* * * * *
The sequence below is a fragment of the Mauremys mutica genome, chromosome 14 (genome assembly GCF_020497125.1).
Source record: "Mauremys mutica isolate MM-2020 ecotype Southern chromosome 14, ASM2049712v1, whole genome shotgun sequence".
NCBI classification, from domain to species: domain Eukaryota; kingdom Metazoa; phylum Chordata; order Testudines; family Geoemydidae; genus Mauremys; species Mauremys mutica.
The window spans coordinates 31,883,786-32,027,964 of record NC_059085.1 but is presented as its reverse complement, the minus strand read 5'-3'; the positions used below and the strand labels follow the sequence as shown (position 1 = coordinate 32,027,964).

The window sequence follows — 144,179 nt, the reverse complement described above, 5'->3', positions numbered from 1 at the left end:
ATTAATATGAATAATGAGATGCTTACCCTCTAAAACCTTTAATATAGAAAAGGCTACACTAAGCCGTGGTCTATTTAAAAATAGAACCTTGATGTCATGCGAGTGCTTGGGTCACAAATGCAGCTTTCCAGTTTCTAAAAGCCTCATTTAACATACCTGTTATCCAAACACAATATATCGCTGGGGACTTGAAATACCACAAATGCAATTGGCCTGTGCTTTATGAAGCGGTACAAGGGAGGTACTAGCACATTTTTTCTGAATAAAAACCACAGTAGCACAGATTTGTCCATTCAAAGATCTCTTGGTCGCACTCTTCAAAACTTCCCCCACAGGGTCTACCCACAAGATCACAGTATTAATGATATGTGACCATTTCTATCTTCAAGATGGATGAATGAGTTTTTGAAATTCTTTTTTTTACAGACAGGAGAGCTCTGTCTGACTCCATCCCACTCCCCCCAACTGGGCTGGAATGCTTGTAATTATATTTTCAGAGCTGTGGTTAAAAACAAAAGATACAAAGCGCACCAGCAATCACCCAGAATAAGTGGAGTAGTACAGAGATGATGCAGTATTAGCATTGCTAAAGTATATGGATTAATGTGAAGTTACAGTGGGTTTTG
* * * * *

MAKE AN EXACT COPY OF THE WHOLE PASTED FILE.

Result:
The sequence below is a fragment of the Mauremys mutica genome, chromosome 14 (genome assembly GCF_020497125.1).
Source record: "Mauremys mutica isolate MM-2020 ecotype Southern chromosome 14, ASM2049712v1, whole genome shotgun sequence".
NCBI classification, from domain to species: domain Eukaryota; kingdom Metazoa; phylum Chordata; order Testudines; family Geoemydidae; genus Mauremys; species Mauremys mutica.
The window spans coordinates 31,883,786-32,027,964 of record NC_059085.1 but is presented as its reverse complement, the minus strand read 5'-3'; the positions used below and the strand labels follow the sequence as shown (position 1 = coordinate 32,027,964).

The window sequence follows — 144,179 nt, the reverse complement described above, 5'->3', positions numbered from 1 at the left end:
ATTAATATGAATAATGAGATGCTTACCCTCTAAAACCTTTAATATAGAAAAGGCTACACTAAGCCGTGGTCTATTTAAAAATAGAACCTTGATGTCATGCGAGTGCTTGGGTCACAAATGCAGCTTTCCAGTTTCTAAAAGCCTCATTTAACATACCTGTTATCCAAACACAATATATCGCTGGGGACTTGAAATACCACAAATGCAATTGGCCTGTGCTTTATGAAGCGGTACAAGGGAGGTACTAGCACATTTTTTCTGAATAAAAACCACAGTAGCACAGATTTGTCCATTCAAAGATCTCTTGGTCGCACTCTTCAAAACTTCCCCCACAGGGTCTACCCACAAGATCACAGTATTAATGATATGTGACCATTTCTATCTTCAAGATGGATGAATGAGTTTTTGAAATTCTTTTTTTTACAGACAGGAGAGCTCTGTCTGACTCCATCCCACTCCCCCCAACTGGGCTGGAATGCTTGTAATTATATTTTCAGAGCTGTGGTTAAAAACAAAAGATACAAAGCGCACCAGCAATCACCCAGAATAAGTGGAGTAGTACAGAGATGATGCAGTATTAGCATTGCTAAAGTATATGGATTAATGTGAAGTTACAGTGGGTTTTG